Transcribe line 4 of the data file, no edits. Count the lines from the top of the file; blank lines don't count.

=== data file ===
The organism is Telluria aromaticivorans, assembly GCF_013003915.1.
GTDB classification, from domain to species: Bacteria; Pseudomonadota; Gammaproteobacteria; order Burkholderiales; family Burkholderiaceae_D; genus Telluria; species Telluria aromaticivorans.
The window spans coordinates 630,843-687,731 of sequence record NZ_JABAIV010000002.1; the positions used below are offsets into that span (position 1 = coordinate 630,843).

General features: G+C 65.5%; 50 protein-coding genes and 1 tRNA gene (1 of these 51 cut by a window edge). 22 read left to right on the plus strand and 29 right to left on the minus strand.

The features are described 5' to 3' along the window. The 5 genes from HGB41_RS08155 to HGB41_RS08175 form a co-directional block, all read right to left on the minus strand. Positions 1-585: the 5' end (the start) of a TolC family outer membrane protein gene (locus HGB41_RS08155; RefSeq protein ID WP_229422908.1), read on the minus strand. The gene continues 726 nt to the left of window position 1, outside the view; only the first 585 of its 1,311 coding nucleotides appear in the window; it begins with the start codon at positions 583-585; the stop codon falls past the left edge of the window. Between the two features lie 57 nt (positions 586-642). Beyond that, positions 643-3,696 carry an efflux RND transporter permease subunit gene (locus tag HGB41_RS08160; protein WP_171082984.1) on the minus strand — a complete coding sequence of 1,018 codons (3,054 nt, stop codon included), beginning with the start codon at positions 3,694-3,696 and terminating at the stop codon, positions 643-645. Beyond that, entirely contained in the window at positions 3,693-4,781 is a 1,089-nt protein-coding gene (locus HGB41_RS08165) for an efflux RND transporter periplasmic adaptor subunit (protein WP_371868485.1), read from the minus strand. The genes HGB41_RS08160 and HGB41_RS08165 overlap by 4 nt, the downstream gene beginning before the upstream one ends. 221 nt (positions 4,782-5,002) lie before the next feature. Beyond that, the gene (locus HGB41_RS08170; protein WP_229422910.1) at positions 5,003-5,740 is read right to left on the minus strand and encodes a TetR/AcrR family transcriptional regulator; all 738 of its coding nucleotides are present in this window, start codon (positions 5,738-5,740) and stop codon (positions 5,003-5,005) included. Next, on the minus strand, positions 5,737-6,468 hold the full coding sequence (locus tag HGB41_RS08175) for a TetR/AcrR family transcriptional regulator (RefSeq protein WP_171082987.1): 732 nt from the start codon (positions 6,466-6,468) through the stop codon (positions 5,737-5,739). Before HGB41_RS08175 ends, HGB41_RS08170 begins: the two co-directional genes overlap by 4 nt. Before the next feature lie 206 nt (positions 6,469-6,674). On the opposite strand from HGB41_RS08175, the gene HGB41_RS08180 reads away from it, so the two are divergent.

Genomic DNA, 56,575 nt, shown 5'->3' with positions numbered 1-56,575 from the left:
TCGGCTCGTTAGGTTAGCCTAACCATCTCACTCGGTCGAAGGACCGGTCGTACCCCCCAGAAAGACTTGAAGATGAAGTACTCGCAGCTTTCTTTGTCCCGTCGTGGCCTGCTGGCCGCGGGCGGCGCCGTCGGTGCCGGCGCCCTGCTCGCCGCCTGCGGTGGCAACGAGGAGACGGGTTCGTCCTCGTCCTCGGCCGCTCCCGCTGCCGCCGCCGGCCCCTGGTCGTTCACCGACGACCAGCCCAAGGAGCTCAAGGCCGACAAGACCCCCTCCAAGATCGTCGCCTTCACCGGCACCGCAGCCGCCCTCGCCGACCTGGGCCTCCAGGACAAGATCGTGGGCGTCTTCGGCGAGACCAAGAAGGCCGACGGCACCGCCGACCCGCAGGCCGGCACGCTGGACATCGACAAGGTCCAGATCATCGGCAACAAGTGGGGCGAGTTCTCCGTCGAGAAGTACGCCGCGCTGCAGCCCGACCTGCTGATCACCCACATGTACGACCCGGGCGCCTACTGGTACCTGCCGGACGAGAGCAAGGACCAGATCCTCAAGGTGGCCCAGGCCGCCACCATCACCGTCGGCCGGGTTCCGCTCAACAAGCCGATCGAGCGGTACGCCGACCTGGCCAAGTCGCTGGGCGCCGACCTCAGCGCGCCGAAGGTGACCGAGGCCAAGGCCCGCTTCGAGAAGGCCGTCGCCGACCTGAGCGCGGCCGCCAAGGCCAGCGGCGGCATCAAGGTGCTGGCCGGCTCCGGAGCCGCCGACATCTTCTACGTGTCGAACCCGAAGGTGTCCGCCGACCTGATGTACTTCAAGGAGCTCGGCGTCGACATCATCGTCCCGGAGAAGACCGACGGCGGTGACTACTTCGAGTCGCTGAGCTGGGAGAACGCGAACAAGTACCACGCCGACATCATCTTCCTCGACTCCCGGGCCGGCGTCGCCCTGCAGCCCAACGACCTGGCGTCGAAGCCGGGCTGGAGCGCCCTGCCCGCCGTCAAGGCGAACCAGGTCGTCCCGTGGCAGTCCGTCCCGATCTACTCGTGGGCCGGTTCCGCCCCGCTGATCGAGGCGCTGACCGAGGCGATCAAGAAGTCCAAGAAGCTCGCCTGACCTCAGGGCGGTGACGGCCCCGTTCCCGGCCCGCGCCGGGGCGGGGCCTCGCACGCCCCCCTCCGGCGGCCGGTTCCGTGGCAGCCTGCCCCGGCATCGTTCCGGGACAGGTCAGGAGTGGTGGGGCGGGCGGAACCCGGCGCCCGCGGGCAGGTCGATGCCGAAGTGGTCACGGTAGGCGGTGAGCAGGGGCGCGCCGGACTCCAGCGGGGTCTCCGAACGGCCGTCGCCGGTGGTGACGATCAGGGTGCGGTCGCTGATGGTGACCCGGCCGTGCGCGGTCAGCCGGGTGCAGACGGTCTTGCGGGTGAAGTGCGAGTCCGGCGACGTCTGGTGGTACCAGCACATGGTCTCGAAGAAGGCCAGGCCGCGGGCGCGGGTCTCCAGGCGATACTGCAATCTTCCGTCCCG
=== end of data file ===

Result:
General features: G+C 65.5%; 50 protein-coding genes and 1 tRNA gene (1 of these 51 cut by a window edge). 22 read left to right on the plus strand and 29 right to left on the minus strand.